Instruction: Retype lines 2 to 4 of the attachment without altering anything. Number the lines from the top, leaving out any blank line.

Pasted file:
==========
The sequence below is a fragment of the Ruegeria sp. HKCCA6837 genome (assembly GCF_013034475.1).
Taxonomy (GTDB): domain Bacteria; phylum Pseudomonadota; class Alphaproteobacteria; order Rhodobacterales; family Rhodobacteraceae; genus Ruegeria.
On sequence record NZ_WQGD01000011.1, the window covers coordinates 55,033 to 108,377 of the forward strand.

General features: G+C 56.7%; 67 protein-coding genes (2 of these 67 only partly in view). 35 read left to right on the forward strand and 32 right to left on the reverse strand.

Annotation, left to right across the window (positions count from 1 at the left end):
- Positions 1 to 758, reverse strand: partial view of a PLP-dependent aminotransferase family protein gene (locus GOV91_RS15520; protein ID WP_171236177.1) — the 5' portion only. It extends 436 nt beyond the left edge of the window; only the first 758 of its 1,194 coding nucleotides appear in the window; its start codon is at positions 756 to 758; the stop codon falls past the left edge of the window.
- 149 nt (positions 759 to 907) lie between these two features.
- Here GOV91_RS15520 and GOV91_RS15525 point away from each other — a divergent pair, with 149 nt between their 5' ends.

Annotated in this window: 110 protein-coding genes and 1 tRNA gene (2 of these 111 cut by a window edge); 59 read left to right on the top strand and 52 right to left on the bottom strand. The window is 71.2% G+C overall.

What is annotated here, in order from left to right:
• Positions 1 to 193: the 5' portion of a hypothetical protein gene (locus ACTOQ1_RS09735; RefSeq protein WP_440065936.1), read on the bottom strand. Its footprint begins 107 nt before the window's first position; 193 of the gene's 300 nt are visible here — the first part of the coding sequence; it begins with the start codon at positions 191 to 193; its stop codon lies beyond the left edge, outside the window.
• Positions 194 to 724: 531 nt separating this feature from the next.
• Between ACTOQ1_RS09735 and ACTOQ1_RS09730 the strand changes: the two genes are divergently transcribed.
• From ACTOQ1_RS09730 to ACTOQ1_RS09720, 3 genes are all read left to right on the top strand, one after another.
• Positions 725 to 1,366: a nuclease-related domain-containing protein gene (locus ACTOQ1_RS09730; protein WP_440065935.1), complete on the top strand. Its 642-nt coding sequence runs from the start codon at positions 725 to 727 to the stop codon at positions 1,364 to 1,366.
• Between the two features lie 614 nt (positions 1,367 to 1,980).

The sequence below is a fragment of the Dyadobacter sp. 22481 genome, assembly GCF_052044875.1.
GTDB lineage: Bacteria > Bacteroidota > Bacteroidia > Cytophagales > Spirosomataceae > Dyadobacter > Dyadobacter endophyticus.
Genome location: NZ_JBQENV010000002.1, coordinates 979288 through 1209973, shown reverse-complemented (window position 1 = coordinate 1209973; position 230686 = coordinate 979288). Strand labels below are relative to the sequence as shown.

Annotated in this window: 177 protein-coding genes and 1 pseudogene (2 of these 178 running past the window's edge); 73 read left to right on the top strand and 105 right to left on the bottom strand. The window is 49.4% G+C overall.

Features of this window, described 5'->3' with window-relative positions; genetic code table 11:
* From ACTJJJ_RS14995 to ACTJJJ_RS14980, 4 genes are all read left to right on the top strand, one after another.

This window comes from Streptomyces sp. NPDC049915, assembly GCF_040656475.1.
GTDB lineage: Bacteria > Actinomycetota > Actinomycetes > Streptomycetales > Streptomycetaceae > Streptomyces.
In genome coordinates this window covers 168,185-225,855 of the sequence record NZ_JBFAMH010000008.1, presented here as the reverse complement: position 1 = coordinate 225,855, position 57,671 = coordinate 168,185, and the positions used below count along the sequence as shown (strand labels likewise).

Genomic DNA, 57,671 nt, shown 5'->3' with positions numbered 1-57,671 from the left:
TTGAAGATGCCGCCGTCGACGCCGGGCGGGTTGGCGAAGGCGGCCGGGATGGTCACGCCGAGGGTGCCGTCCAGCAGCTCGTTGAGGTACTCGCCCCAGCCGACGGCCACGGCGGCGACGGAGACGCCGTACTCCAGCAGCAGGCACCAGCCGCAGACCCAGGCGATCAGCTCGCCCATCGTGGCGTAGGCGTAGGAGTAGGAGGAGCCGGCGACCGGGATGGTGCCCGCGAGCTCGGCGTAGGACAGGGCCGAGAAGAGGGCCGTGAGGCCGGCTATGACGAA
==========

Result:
Taxonomy (GTDB): domain Bacteria; phylum Pseudomonadota; class Alphaproteobacteria; order Rhodobacterales; family Rhodobacteraceae; genus Ruegeria.
On sequence record NZ_WQGD01000011.1, the window covers coordinates 55,033 to 108,377 of the forward strand.

General features: G+C 56.7%; 67 protein-coding genes (2 of these 67 only partly in view). 35 read left to right on the forward strand and 32 right to left on the reverse strand.